50 per cent of companies in the GCC are not ready for VAT
If you’re not ready for the nation’s 5 per cent VAT which is scheduled to start from January 1, 2018, we have news for you, you are not alone.
According to a survey conducted by global consultants EY, over 50 per cent of businesses in the GCC have not started preparing for region’s new found VAT policy.
Of those surveyed, only 11 percent of businesses have assessed the changes needed to their financial operational and information technology processes ahead of the introduction of VAT, while only 29 percent have studied some of the new VAT requirements…
As for the alarmingly low rates of companies who have not yet tackled the nation’s introduction of Value Added Tax, ET believes that this is because there was “an increasing level of concern” that the lack of official guidance from governments in the region is “posing an increasing risk”.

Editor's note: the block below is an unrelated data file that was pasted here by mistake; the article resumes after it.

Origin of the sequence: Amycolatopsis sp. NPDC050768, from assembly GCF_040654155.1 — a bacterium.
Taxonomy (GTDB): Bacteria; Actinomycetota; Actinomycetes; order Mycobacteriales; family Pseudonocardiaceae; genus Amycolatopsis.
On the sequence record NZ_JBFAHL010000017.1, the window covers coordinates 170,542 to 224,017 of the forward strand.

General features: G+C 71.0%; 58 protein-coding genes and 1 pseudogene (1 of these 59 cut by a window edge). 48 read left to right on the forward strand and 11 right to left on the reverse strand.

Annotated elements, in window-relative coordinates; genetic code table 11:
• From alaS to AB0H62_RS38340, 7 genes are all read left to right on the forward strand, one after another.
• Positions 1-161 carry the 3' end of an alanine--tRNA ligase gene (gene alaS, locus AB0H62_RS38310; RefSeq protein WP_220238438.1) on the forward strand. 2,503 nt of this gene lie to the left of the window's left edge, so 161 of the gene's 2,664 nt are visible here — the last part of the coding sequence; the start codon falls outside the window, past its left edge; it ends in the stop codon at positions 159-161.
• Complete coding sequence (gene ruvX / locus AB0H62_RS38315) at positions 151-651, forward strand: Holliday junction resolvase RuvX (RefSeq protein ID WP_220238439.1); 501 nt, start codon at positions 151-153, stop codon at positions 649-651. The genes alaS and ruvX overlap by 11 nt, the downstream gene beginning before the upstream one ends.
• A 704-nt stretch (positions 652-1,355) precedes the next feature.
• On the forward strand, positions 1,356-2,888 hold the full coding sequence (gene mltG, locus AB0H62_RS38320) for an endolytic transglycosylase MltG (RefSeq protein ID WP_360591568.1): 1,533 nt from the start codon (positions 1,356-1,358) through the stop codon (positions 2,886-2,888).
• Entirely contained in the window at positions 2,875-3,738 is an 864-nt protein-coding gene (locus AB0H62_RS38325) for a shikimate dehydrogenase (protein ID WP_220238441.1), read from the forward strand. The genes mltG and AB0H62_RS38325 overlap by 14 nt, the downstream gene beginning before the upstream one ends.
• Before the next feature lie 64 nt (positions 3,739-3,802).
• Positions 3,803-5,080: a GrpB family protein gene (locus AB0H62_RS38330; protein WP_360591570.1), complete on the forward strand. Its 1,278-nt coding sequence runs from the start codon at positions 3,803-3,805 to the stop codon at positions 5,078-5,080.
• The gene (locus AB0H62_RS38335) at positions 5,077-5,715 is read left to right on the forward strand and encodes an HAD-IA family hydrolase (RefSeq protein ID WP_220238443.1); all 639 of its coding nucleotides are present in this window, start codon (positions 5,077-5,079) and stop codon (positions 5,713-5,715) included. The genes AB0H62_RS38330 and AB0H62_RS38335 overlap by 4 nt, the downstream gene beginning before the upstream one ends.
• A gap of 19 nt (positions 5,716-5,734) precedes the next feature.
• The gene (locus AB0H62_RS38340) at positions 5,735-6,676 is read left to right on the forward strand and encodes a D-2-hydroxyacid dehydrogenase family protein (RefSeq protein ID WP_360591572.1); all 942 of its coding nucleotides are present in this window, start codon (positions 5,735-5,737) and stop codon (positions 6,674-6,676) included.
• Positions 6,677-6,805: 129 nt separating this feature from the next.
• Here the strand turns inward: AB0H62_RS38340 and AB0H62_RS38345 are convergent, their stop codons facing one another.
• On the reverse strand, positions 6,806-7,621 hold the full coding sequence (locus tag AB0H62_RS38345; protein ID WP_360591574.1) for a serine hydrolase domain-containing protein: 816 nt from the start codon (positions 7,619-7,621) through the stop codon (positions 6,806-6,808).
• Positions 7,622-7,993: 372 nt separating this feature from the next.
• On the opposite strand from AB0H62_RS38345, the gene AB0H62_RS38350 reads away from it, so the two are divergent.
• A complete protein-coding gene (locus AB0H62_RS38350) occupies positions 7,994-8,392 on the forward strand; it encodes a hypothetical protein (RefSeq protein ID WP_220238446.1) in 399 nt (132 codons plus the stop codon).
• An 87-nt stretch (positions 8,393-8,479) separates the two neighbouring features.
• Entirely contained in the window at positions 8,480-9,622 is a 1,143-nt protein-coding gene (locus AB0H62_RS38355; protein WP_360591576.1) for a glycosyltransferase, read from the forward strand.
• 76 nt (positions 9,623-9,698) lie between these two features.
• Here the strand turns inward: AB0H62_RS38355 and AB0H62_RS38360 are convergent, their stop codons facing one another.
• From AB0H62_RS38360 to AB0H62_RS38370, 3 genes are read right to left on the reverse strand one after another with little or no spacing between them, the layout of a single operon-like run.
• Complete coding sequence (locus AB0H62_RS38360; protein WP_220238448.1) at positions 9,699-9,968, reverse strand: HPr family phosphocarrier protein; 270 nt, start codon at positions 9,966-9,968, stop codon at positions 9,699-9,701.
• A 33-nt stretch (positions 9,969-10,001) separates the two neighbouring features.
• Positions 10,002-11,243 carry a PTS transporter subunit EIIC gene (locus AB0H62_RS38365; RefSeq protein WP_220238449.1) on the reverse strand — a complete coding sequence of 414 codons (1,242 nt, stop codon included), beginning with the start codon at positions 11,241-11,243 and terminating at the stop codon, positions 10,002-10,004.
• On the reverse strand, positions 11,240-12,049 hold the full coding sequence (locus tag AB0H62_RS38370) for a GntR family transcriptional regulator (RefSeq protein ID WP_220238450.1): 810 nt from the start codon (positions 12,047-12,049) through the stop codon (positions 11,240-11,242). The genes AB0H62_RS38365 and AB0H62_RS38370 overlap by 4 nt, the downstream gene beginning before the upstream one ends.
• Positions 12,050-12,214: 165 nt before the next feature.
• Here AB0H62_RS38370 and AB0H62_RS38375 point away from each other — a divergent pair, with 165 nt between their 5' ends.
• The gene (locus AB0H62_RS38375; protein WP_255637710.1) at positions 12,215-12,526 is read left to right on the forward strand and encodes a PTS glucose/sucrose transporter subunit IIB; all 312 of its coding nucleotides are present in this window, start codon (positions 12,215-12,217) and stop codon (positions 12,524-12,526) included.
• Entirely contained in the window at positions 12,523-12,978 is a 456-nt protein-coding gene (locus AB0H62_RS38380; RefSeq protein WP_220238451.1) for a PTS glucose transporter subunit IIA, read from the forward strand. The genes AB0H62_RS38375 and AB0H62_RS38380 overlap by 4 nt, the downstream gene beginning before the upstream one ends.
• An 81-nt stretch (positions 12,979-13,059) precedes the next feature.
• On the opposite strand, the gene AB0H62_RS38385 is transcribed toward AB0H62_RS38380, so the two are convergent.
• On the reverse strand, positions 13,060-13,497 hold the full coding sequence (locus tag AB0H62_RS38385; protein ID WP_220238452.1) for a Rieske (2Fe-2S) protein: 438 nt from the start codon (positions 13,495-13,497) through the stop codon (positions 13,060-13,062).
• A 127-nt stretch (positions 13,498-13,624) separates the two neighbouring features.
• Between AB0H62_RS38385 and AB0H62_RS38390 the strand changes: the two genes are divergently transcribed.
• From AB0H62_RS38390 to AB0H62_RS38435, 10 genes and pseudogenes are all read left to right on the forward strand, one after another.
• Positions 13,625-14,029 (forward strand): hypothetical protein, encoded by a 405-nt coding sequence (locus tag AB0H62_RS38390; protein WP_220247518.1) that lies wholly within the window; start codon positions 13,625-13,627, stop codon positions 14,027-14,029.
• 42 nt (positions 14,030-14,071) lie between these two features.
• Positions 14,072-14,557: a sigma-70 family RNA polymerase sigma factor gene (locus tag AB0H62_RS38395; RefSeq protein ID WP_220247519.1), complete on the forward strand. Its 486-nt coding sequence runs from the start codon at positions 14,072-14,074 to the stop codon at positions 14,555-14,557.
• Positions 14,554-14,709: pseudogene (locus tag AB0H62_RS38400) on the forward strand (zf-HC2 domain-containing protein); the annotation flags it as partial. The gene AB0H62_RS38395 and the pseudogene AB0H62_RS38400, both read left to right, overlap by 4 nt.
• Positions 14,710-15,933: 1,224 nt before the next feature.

“Clearly, for many businesses in the GCC region the time to get started is now. Although communication about the timeline for VAT implementation and details of the framework has been delayed, January 2018 is the stated target date,” EY said.
It added: “Any further delays in issuing country-specific VAT laws should not prevent companies from preparing for VAT in the GCC region.”
EY also highlighted that the concept of VAT is new to many of those living and working in the GCC and, hence its implementation needs to be properly explained…
Until then, this is what we know…
The VAT plan is to be rolled out across all six GCC countries (UAE, Saudi Arabia, Kuwait, Qatar, Bahrain and Oman) on January 1, 2018.
The UAE government is going to ask all companies making over $100k a year (AED367k) to register for the tax.
Leisure activities and items such as cars, electronics, jewellery, fizzy drinks and tobacco will fall under the taxed category.
The UAE is expected to pass a waiver on around 100 goods and services, such as food and healthcare. The bad news? A new report by BMI Research indicates that companies subjected to the 5 per cent tax will simply hike up their prices by this amount, making consumers pay more.
It is possible that some sectors such as education and healthcare will get special treatment, but the government is planning the 5 per cent rate pretty much across the board.
- 1 of 377